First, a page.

Korean anime bites the bullet

A decade after Mamoru Oshii’s Ghost in the Shell comes the next era-defining anime feature. As connoisseurs would expect, the plot is essentially baffling (if you must ask, it’s a sort of eco-spin on The Matrix Reloaded and the social conditioning found in HG Wells’s The Time Machine), while the visuals are, inevitably, beautiful to behold. The surprise, however, is that Sky Blue hails not from Japan, but South Korea. Directed by Moon-Sang Kim, and known domestically as Wonderful Days, it’s been a festival hit already, but is now getting a limited UK theatrical release. According to Onedotzero director Shane Walter, who previewed it briefly in May, Sky Blue marks both the international adoption of a hitherto overwhelmingly Japanese genre and the rise of Korean animators as creatives in their own right. Previously, the country has mostly operated like one vast production house. On-screen, the movie is multi-layered and strangely hyper-realistic. Moon-Sang’s team has blended live action miniatures, immersive 3D CGI backgrounds and traditional 2D cell animations to striking effect – using the same Sony HDW-F900 camera used on the Star Wars prequels. Better than The Revenge of the Sith? That’s a no-brainer. The question is, will its techniques be as influential as those developed by Lucasfilm?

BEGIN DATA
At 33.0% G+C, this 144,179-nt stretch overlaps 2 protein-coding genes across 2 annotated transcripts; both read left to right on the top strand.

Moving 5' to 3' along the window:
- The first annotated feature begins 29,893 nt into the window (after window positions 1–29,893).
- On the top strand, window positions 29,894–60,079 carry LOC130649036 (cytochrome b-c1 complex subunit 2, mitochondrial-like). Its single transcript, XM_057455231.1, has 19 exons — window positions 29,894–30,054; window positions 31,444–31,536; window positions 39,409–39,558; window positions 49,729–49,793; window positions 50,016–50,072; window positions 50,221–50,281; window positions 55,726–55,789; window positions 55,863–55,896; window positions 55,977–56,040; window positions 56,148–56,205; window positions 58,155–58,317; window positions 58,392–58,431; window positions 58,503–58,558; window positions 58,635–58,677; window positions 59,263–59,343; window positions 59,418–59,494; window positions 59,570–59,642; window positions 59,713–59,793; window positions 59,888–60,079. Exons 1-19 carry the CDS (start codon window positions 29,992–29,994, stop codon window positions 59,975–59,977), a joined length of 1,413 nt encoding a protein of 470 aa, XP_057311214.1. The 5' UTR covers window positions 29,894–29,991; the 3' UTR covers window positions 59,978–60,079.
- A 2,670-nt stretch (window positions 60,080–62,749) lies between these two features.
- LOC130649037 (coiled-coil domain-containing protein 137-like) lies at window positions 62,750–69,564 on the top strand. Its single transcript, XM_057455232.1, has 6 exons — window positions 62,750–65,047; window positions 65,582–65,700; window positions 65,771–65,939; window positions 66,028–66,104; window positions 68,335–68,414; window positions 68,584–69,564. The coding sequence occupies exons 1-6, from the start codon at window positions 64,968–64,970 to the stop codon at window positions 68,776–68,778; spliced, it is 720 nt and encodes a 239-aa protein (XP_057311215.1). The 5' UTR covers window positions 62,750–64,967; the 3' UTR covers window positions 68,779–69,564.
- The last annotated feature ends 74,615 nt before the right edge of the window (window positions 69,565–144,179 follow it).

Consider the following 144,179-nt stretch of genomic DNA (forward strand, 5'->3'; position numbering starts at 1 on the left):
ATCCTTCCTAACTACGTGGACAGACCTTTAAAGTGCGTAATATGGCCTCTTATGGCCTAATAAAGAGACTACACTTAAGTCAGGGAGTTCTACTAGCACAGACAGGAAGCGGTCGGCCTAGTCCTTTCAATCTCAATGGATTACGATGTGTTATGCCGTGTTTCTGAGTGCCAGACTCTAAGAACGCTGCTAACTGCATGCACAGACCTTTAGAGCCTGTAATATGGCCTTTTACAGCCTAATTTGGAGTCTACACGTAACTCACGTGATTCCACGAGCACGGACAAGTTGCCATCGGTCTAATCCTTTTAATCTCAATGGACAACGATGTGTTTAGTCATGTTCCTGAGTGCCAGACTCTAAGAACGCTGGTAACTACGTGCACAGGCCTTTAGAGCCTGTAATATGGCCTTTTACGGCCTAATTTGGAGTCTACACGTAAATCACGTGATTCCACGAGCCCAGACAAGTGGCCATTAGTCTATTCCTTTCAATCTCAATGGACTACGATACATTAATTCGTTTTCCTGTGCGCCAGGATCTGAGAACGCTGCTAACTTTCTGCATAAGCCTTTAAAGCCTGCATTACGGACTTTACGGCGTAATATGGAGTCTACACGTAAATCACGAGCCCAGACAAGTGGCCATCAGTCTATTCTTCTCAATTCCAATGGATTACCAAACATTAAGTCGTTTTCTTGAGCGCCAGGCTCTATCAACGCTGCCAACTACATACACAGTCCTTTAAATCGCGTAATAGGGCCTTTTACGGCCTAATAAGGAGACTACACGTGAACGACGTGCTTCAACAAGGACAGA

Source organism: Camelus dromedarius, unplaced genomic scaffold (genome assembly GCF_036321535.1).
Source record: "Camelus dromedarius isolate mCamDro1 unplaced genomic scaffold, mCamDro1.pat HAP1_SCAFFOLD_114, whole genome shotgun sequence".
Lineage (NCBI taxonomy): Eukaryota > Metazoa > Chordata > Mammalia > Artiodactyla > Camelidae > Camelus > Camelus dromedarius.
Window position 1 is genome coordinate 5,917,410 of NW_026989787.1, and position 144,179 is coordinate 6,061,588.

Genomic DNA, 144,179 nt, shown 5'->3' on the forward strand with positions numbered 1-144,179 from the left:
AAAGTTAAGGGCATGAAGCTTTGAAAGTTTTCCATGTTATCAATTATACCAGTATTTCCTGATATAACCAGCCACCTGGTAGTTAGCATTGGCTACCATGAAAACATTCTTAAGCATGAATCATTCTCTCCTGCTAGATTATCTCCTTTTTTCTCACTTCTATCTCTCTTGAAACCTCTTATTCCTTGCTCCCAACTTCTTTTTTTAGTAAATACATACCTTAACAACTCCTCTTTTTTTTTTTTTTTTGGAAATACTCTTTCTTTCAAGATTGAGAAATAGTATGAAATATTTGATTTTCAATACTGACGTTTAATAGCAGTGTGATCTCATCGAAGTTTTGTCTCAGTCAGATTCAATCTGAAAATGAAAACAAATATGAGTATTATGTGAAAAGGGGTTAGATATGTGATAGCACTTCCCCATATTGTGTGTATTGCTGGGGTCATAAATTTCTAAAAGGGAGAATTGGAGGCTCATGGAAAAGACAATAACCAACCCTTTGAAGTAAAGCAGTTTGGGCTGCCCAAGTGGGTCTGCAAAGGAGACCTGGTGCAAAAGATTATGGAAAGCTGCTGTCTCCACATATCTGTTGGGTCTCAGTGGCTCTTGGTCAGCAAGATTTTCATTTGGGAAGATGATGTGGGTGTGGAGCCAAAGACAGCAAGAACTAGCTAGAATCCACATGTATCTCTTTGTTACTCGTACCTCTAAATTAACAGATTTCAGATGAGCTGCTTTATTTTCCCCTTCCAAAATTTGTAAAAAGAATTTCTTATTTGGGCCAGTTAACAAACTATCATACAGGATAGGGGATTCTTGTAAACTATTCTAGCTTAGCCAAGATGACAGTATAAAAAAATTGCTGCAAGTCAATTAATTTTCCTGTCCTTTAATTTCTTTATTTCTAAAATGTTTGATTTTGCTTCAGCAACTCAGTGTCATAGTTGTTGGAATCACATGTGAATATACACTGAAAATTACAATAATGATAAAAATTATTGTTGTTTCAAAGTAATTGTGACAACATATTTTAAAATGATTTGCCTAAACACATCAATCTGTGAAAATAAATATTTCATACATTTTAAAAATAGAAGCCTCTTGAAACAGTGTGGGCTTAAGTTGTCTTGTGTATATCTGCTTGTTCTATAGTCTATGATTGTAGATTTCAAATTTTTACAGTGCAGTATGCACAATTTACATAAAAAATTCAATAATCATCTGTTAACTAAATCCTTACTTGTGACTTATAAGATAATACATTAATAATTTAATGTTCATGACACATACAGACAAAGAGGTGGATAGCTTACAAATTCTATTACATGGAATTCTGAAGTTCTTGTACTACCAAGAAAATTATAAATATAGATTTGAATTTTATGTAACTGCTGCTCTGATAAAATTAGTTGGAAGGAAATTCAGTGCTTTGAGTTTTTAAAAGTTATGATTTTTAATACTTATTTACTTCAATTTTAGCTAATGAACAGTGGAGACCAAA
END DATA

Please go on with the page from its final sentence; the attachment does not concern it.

Sky Blue opens at five cinemas in London and Dublin on 8 July. A regional release, also through Tartan Films, begins on 22 July. For more information, see www.skybluethemovie.com

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